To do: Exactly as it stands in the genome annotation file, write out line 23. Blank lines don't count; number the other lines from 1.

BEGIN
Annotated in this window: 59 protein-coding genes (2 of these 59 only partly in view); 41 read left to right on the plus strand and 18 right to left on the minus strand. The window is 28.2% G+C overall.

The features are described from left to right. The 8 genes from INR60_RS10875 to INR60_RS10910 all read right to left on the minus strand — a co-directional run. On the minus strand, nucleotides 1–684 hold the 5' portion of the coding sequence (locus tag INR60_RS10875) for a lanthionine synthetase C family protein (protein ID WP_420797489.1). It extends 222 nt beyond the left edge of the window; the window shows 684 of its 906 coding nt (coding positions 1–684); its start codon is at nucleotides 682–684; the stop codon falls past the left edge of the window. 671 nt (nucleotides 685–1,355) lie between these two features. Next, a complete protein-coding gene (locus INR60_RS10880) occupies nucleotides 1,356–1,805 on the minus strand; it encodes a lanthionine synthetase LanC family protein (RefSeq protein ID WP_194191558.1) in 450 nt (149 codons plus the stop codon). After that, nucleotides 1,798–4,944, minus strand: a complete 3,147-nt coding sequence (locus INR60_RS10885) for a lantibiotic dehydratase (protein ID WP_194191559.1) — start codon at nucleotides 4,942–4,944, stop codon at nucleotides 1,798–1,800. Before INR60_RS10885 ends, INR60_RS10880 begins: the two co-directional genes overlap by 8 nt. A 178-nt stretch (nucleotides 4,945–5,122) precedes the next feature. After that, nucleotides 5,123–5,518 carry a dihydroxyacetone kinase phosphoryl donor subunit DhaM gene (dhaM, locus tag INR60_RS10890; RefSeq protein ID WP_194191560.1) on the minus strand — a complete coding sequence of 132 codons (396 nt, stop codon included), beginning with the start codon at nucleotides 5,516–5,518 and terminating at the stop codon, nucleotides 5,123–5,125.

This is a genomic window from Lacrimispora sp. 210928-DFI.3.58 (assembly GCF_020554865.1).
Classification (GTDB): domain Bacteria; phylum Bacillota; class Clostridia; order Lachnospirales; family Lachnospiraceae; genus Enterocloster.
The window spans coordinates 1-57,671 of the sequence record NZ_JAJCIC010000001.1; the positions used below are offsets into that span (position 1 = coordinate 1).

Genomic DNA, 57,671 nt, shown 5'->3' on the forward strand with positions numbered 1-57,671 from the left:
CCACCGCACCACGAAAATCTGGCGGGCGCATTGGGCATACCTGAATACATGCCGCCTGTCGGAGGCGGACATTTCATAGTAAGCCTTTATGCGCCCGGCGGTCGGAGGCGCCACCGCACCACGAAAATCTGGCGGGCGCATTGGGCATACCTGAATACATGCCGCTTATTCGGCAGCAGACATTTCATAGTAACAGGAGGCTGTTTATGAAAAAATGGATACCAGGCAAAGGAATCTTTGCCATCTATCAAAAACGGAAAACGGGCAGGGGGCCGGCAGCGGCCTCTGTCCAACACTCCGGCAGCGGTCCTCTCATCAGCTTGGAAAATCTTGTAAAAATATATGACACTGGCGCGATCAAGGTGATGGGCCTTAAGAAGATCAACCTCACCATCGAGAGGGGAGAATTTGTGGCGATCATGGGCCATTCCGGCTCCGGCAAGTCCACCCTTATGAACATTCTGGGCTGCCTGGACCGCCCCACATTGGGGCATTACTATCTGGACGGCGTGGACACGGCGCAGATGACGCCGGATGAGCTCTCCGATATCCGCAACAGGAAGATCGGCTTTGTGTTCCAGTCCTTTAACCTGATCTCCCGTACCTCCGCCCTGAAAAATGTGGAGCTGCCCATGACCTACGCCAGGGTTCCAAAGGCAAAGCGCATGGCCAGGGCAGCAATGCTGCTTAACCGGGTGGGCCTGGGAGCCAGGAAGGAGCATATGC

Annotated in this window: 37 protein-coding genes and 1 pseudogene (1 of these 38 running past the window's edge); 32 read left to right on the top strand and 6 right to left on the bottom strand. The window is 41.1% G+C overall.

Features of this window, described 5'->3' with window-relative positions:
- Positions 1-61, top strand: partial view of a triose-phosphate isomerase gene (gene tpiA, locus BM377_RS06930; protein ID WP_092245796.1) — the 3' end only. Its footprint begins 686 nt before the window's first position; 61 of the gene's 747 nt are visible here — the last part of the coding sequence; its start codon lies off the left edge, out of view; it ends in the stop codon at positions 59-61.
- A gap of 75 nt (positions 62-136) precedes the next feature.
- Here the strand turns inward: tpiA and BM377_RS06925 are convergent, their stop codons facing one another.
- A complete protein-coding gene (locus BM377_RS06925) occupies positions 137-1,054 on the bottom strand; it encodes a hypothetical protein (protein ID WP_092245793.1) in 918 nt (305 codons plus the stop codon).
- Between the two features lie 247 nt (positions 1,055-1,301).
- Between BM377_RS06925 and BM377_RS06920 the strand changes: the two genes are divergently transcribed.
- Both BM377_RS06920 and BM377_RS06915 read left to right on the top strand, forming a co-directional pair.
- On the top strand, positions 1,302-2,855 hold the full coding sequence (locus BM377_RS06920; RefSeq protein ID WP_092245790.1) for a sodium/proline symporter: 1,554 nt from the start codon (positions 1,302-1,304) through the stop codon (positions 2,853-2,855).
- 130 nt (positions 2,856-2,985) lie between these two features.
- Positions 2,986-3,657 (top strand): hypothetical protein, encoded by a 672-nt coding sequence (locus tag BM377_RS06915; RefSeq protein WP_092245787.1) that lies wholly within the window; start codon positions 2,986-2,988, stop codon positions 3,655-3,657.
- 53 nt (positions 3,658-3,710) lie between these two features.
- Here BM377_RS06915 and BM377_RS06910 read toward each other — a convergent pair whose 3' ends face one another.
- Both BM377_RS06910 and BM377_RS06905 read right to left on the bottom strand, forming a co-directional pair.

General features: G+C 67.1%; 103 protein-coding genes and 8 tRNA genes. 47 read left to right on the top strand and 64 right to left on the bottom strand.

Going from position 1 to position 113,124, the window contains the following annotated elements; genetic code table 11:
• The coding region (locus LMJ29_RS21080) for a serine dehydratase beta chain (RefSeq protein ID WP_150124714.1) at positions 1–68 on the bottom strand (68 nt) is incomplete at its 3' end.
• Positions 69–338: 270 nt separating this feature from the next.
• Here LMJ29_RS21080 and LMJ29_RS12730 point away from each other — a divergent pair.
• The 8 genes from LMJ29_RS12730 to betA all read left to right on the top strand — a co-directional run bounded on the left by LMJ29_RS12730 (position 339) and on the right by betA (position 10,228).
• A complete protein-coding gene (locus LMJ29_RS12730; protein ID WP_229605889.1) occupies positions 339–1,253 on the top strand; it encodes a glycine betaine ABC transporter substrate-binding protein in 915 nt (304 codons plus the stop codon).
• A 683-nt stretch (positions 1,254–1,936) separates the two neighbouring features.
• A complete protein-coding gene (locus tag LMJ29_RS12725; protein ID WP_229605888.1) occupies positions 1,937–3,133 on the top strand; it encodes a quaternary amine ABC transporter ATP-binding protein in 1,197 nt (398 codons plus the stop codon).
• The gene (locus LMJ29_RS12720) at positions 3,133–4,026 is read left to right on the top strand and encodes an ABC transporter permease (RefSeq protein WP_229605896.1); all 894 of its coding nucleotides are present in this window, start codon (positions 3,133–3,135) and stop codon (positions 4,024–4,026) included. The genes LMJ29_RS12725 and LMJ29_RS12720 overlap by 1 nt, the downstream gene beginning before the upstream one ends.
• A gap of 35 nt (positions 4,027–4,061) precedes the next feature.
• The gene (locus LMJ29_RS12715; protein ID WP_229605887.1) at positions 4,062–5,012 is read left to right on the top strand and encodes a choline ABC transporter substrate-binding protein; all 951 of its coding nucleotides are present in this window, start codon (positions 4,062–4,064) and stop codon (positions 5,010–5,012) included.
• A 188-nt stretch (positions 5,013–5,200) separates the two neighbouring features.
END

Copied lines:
General features: G+C 67.1%; 103 protein-coding genes and 8 tRNA genes. 47 read left to right on the top strand and 64 right to left on the bottom strand.